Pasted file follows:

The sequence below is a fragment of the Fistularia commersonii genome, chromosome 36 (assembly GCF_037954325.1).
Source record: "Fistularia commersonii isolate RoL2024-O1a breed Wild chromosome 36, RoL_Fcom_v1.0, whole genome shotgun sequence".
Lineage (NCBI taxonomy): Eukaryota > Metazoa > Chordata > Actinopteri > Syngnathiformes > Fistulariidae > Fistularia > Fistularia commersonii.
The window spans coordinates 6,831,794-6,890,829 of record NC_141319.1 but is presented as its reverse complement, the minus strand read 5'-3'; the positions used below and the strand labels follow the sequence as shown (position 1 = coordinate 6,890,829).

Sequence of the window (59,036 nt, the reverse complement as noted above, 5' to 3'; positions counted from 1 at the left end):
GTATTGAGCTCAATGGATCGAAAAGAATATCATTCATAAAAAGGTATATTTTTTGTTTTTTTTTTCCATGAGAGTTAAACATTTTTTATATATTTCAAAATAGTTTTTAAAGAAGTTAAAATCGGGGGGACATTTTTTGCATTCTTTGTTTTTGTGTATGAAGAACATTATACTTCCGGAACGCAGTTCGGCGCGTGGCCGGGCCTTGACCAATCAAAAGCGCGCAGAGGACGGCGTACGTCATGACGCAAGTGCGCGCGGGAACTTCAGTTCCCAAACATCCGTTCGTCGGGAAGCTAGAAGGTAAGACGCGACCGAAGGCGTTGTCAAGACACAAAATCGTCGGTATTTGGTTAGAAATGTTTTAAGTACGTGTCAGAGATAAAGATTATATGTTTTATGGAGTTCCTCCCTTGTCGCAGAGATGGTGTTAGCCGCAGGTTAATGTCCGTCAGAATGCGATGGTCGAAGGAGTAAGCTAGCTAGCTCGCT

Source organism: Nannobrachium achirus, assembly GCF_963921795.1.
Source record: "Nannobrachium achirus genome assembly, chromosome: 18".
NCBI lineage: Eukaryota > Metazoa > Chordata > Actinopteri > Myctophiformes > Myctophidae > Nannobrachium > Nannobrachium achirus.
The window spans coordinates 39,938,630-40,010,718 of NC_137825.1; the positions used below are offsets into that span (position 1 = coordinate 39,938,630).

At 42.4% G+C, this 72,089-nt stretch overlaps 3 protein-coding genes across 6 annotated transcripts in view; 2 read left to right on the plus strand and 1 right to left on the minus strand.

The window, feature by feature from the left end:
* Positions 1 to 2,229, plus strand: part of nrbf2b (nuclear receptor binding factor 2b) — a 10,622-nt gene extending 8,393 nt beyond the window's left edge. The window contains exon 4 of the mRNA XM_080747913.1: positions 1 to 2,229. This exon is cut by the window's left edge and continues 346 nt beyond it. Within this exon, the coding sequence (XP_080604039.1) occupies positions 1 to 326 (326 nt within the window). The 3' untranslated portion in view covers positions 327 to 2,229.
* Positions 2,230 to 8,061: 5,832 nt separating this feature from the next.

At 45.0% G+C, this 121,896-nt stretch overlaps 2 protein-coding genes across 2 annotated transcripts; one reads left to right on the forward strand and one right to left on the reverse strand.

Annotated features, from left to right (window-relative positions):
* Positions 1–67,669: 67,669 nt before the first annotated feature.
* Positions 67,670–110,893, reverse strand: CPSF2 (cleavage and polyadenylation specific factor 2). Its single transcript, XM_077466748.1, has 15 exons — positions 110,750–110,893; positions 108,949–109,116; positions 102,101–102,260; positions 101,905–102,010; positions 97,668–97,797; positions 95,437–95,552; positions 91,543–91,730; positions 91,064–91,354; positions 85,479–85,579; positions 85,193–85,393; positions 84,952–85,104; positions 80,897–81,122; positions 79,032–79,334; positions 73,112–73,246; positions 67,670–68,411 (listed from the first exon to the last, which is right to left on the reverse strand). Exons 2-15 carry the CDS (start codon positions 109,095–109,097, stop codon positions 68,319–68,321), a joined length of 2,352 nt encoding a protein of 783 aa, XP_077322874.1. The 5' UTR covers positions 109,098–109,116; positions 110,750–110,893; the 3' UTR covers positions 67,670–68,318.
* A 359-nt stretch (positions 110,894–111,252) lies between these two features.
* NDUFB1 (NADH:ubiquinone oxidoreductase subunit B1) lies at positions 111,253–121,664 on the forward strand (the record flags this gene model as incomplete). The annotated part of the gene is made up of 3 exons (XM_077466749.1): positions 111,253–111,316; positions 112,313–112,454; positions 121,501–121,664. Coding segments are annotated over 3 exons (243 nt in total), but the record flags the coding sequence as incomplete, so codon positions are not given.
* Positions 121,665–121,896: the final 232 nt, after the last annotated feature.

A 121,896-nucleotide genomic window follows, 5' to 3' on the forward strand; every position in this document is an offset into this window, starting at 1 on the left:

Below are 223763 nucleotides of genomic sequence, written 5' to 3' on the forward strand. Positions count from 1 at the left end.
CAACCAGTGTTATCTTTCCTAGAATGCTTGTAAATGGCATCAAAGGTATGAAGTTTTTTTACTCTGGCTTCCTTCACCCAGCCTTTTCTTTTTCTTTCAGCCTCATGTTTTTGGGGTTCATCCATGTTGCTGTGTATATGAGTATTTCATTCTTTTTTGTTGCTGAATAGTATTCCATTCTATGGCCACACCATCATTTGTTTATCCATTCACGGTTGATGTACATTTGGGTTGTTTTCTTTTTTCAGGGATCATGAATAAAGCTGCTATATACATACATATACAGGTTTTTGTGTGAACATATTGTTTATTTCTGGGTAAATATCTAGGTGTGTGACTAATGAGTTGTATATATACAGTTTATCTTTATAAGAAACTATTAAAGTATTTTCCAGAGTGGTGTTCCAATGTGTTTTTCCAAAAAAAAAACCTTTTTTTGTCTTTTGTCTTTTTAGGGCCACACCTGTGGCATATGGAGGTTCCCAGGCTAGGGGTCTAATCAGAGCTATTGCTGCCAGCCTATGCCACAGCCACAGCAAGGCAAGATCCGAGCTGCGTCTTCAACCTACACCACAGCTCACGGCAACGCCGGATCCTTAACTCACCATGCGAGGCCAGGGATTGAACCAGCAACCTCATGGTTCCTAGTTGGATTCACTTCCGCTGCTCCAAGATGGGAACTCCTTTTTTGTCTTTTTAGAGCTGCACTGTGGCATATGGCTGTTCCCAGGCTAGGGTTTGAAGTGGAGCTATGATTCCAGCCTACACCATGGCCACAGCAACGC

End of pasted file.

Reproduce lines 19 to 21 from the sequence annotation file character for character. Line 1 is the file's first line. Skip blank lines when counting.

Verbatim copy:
* A 359-nt stretch (positions 110,894–111,252) lies between these two features.
* NDUFB1 (NADH:ubiquinone oxidoreductase subunit B1) lies at positions 111,253–121,664 on the forward strand (the record flags this gene model as incomplete). The annotated part of the gene is made up of 3 exons (XM_077466749.1): positions 111,253–111,316; positions 112,313–112,454; positions 121,501–121,664. Coding segments are annotated over 3 exons (243 nt in total), but the record flags the coding sequence as incomplete, so codon positions are not given.
* Positions 121,665–121,896: the final 232 nt, after the last annotated feature.